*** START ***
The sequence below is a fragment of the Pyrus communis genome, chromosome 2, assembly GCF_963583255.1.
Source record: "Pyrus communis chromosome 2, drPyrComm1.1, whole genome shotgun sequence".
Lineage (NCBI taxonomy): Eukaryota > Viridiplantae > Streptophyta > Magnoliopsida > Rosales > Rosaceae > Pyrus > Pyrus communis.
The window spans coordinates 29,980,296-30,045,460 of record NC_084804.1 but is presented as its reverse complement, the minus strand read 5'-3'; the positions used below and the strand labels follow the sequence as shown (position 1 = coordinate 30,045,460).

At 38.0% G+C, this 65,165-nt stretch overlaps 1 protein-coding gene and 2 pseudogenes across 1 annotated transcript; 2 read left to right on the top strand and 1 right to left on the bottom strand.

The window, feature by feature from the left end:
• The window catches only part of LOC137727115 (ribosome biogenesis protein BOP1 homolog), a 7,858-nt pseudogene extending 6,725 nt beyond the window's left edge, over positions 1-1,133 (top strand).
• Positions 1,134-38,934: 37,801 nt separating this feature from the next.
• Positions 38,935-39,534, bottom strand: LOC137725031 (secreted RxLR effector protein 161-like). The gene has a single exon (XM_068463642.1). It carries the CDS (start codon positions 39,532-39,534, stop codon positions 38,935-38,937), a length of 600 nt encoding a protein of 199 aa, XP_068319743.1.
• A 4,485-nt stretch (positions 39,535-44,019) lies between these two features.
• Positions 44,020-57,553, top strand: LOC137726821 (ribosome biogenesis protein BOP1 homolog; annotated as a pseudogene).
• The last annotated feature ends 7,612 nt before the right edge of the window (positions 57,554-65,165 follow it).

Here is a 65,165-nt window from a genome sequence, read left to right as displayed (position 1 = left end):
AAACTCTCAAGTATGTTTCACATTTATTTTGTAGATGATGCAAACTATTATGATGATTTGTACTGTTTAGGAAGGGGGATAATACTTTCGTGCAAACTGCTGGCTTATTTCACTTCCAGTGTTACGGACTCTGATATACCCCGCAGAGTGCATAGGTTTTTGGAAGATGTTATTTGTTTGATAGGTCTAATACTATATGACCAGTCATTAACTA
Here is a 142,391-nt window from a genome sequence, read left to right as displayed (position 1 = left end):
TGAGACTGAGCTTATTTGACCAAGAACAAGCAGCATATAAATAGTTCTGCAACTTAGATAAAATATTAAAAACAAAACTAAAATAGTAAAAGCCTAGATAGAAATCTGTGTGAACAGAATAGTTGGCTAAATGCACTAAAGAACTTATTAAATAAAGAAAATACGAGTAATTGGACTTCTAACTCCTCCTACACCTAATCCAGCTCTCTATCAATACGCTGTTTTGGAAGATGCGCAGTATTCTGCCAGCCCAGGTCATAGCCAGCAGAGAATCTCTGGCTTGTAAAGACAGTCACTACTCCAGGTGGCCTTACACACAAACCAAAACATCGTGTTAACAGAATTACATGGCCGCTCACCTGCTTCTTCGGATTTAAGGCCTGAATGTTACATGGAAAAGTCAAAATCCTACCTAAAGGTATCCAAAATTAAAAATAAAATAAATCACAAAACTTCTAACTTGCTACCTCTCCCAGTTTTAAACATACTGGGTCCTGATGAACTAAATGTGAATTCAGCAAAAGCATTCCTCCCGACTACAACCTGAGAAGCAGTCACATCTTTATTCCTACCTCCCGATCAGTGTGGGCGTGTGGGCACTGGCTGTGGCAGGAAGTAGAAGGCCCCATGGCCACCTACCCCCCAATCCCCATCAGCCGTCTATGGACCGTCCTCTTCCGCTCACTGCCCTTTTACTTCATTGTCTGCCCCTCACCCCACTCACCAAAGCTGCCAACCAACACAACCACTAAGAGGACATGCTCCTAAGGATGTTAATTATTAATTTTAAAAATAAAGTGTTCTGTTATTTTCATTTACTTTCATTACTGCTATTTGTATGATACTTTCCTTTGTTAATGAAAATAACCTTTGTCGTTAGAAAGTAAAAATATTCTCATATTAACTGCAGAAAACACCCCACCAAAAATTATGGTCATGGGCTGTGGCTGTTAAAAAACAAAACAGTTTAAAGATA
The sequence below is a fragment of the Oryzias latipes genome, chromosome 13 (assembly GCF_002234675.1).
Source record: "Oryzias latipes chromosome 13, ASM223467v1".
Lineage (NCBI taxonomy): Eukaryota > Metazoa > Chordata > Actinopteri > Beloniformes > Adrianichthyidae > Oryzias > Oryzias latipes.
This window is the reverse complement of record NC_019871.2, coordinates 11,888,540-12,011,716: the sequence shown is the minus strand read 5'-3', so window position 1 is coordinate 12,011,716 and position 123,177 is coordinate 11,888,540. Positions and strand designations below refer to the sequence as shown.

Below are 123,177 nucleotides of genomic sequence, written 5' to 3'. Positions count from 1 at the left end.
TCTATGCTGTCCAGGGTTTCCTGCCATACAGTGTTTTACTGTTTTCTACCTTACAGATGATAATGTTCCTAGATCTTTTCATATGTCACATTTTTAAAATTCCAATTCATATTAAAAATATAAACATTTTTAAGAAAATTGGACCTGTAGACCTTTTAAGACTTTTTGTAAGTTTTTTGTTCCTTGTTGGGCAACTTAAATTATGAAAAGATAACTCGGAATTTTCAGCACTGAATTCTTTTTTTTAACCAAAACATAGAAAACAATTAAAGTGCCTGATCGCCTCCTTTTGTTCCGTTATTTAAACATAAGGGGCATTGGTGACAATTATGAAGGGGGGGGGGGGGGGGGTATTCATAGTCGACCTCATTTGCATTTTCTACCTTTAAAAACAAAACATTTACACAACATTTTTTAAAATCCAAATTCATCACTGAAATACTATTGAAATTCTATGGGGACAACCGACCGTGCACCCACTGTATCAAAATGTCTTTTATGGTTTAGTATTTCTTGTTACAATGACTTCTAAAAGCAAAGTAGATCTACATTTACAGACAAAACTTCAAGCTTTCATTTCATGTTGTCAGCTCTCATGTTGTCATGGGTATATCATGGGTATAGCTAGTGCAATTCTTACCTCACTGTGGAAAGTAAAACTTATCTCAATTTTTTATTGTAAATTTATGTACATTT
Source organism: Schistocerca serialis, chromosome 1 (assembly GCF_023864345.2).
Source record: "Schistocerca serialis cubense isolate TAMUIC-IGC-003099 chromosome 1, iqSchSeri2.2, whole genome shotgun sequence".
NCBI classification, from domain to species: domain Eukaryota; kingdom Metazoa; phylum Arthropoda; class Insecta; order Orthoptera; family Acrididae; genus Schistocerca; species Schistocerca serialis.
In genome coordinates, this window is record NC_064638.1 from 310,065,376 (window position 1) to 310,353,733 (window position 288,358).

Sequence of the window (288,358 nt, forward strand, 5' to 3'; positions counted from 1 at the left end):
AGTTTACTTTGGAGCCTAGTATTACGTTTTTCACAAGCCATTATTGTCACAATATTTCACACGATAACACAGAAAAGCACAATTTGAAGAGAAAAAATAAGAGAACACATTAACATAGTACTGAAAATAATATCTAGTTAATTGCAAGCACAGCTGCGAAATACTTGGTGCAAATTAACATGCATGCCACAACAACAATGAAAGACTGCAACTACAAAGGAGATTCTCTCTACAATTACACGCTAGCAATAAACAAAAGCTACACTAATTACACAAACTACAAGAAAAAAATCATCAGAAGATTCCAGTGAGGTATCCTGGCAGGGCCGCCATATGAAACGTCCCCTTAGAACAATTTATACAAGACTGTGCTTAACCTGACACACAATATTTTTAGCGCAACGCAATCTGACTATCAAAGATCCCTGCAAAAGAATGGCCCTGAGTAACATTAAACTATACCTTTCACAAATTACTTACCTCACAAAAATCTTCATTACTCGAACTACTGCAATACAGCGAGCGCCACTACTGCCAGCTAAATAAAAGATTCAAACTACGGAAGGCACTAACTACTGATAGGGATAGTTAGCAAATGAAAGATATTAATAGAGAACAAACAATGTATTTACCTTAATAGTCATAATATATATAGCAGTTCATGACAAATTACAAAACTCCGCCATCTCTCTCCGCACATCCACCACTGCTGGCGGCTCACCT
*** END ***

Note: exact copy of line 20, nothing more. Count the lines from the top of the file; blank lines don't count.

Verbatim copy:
This window is the reverse complement of record NC_019871.2, coordinates 11,888,540-12,011,716: the sequence shown is the minus strand read 5'-3', so window position 1 is coordinate 12,011,716 and position 123,177 is coordinate 11,888,540. Positions and strand designations below refer to the sequence as shown.